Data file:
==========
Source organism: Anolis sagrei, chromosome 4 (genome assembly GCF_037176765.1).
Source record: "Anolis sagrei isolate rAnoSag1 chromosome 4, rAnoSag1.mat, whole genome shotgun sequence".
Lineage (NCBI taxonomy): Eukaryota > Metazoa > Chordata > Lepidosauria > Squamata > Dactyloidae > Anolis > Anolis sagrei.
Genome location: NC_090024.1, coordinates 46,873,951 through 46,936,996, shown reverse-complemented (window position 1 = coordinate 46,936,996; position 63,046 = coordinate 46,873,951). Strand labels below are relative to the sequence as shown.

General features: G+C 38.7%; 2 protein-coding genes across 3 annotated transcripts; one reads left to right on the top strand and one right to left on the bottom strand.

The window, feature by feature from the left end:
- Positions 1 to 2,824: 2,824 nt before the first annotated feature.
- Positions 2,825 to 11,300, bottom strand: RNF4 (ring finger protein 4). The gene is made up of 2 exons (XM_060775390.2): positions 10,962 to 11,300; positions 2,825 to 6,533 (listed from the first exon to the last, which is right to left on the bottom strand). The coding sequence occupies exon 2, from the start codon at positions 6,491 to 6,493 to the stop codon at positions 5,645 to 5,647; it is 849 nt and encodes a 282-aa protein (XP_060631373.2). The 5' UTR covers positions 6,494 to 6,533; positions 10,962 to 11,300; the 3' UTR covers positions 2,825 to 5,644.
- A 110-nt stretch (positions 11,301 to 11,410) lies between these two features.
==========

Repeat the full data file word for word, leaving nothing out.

Source organism: Anolis sagrei, chromosome 4 (genome assembly GCF_037176765.1).
Source record: "Anolis sagrei isolate rAnoSag1 chromosome 4, rAnoSag1.mat, whole genome shotgun sequence".
Lineage (NCBI taxonomy): Eukaryota > Metazoa > Chordata > Lepidosauria > Squamata > Dactyloidae > Anolis > Anolis sagrei.
Genome location: NC_090024.1, coordinates 46,873,951 through 46,936,996, shown reverse-complemented (window position 1 = coordinate 46,936,996; position 63,046 = coordinate 46,873,951). Strand labels below are relative to the sequence as shown.

General features: G+C 38.7%; 2 protein-coding genes across 3 annotated transcripts; one reads left to right on the top strand and one right to left on the bottom strand.

The window, feature by feature from the left end:
- Positions 1 to 2,824: 2,824 nt before the first annotated feature.
- Positions 2,825 to 11,300, bottom strand: RNF4 (ring finger protein 4). The gene is made up of 2 exons (XM_060775390.2): positions 10,962 to 11,300; positions 2,825 to 6,533 (listed from the first exon to the last, which is right to left on the bottom strand). The coding sequence occupies exon 2, from the start codon at positions 6,491 to 6,493 to the stop codon at positions 5,645 to 5,647; it is 849 nt and encodes a 282-aa protein (XP_060631373.2). The 5' UTR covers positions 6,494 to 6,533; positions 10,962 to 11,300; the 3' UTR covers positions 2,825 to 5,644.
- A 110-nt stretch (positions 11,301 to 11,410) lies between these two features.